I don't like that he keeps his fans waiting for so long...

Discussion in 'Spanish-English Grammar / Gramática Español-Inglés' started by Laurajean, Jun 18, 2013.

  1. Laurajean Senior Member

    Spain spanish
    HI.

    is this phrase correct?

    I don't like that he keeps his fans waiting at gigs for so long.

    it´s been said by a British person, so I suppose it's well written. but, should not it be? I don't like to him keep his...

    thanks
     
  2. kayokid

    kayokid Senior Member

    Chicago
    English, USA
    The only difference I would make if I said it would be:

    I don't like it that...

    And the sentence is good either way. The "it" is only my personal preference.
     
  3. SevenDays Senior Member

    Spanish
    A "that-clause" certainly can be the direct object of many verbs (for example, I think that he keeps his fans waiting; I agree that he keeps his fans waiting), and it seems therefore logical to say "I don't like that he keeps his fans waiting;" however, "like" doesn't seem to naturally take a "that-clause" as direct object, so the construction is considered unidiomatic by many. "Like" more naturally takes non-finite complements: like + infinitive; like + -ing. To get around the direct object problem, the pronoun "it" is added, which functions as direct object, and the that-clause becomes the complement of the direct object: I don't like it that he keeps his fans waiting.
    Cheers
     
  4. Laurajean Senior Member

    Spain spanish
    sorry I made a mistake.

    shouldn't it be?

    I don't like him to keep his fans waiting at gigs for so long.

    rather than:

    I don't like that he keeps his fans waiting at gigs for so long.
     
  5. Wandering JJ

    Wandering JJ Senior Member

    England
    British English
    That may be the case in US English, but it's perfectly correct in Br.E.

    The 'I don't like that...' construction smells of Romance languages and is probably accepted by Americans because of the Spanish influence. Over here, we would say: 'We don't like Americans to tell us how to speak our language' — never: 'We don't like that Americans tell us how to speak our language'.:D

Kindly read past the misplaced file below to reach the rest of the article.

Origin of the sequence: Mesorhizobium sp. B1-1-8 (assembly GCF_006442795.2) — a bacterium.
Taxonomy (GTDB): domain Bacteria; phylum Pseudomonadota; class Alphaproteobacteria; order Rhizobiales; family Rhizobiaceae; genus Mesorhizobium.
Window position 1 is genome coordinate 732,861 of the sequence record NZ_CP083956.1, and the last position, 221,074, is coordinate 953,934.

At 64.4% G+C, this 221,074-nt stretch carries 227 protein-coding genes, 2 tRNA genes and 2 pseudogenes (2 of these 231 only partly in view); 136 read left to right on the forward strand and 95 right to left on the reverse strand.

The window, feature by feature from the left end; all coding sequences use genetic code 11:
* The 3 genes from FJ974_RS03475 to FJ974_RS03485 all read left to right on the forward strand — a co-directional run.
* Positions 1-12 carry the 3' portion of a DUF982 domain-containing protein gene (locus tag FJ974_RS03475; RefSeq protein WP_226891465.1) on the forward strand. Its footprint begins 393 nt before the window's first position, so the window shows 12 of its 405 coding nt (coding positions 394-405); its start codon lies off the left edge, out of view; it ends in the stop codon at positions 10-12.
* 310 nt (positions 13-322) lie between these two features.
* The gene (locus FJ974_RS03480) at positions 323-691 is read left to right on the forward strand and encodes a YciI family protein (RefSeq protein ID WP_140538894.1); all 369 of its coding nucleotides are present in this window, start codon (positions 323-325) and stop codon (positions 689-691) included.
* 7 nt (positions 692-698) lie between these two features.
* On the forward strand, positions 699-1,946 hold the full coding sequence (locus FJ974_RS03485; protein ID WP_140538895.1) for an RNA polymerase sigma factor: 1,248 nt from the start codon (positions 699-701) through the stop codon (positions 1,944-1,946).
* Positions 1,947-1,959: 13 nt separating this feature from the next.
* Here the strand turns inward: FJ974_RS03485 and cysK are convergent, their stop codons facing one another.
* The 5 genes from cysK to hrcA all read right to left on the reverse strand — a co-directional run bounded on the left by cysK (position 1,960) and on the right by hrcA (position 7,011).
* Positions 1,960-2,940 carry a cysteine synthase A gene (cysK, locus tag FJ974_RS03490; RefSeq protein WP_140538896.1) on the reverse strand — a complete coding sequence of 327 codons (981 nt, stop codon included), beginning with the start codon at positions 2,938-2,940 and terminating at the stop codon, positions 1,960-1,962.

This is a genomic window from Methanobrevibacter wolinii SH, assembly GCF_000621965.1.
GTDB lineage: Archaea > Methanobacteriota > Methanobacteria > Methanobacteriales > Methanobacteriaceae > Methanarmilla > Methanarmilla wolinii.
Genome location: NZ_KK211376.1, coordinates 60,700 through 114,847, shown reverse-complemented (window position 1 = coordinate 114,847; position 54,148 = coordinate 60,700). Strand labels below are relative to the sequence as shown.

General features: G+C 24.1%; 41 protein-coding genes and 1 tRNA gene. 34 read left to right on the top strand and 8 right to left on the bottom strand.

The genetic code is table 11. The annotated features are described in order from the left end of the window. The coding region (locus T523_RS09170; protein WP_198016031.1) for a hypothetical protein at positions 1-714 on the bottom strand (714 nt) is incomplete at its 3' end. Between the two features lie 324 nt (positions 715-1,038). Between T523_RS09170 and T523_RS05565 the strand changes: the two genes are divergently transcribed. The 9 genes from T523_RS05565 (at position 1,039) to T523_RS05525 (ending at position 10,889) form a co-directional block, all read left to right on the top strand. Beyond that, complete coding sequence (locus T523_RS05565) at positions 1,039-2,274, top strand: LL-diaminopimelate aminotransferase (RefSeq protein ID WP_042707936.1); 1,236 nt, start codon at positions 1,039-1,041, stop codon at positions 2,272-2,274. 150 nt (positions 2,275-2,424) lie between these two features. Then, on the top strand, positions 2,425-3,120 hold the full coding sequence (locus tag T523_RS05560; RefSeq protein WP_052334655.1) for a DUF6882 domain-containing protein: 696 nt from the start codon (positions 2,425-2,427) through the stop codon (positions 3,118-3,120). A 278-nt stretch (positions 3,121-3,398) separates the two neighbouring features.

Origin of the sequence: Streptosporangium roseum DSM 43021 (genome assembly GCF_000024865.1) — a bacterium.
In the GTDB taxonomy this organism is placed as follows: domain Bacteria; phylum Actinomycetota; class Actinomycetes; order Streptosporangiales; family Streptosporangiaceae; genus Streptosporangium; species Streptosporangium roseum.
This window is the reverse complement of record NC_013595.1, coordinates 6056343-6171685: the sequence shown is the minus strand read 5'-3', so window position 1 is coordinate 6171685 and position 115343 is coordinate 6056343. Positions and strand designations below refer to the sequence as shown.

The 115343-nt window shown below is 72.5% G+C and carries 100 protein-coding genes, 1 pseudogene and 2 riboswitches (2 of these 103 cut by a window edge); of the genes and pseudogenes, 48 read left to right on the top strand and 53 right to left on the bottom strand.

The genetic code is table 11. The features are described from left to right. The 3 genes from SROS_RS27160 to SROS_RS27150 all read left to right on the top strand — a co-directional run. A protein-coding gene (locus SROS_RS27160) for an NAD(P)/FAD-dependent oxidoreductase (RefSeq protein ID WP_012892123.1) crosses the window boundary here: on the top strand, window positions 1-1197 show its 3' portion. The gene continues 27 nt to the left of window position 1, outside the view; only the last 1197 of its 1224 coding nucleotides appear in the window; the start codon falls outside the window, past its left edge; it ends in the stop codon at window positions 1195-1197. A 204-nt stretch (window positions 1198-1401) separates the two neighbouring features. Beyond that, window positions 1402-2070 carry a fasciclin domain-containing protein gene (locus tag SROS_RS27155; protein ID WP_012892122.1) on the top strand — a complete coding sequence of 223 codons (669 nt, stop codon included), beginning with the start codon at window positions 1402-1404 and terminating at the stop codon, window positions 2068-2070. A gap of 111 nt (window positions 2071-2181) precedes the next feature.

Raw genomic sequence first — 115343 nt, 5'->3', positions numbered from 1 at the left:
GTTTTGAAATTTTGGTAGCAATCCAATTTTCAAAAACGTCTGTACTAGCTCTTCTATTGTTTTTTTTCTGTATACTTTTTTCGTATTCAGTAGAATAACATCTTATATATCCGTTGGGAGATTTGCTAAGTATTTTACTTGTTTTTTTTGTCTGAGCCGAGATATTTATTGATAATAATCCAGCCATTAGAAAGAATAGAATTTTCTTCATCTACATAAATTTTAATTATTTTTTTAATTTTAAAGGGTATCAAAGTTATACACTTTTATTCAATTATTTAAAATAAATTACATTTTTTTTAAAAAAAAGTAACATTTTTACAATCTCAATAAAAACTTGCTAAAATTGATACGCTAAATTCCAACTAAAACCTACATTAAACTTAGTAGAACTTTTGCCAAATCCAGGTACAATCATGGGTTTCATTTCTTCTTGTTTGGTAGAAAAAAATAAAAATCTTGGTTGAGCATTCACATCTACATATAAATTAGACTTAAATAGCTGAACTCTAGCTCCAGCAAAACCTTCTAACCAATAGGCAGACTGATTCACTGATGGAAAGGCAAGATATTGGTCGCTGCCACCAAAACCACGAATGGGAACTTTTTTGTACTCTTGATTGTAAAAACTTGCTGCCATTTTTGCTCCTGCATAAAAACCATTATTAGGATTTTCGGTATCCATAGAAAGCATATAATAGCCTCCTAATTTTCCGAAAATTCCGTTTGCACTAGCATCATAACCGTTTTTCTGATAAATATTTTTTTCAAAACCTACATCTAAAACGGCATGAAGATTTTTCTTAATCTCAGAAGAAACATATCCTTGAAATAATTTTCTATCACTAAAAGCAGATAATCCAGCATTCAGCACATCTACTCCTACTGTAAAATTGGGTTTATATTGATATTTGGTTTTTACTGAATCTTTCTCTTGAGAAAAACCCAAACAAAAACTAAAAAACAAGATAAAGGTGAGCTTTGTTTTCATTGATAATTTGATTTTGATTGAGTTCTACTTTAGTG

6. SevenDays Senior Member

    Spanish
    What's interesting in "I don't like him to keep his fans waiting" is that "him" functions as the subject of the infinitive "to keep." Subject is a higher syntactic category than direct object, which is why "him" becomes the subject of the infinitive and not the direct object of the transitive verb "don't like". The implication is that the direct object of "don't like" is "him to keep his fans waiting," a structure known as a sentential direct object, because the DO is a non-finite sentence.
    Cheers
     
  7. abb1025

    abb1025 Senior Member

    USA
    English USA
    The more I look at it, I was just plain wrong. The sentence is correct here, too. I woulnd't like British people to judge all Americans by my mistakes.:(
     
  8. Wandering JJ

    Wandering JJ Senior Member

    England
    British English
    If you had not posted as you did, I would never have learnt about sentential DOs! Thanks to you & SevenDays.:D
     
  9. FromPA

    FromPA Senior Member

    Philadelphia area
    USA English
    When I hear "I don't like him keeping his fan waiting," it gives me the sense that I can have some influence over the matter (i.e., I don't like it and I'm going to do something about it). However, "I don't like that he keeps his fans waiting" just seems to be a simple expression of an opinion. Am I the only one who gets that sense of the phrase?
     
  10. Wandering JJ

    Wandering JJ Senior Member

    England
    British English
    Hi,
    The phrase is "I don't like him to keep his fans waiting". I'm pretty sure it's an AmE/BrE issue. The version using "I don't like that..." to me is typical US or Spanish. Nothng wrong with it – just different.
     
  11. donbeto

    donbeto Senior Member

    Vancouver (Canada)
    Eng (Canada)
    Of the above, the most natural to me is "I don't like him keeping his fans waiting". Note that the 'him' could also be 'his' (not to add too much to the confusion). I don't get the same sense as FromPA about wanting to do something about it.

    I agree with JJ that "I don't like that ..." smells 'romantic', but I'm not sure it's any more prevelant here due to the Spanish influence.
     
  12. duvija

    duvija Senior Member

    Chicago
    Spanish - Uruguay
    Hey, hey. Not in Chicago South side! we don't use 'that' as much as in the coasts... :p
     

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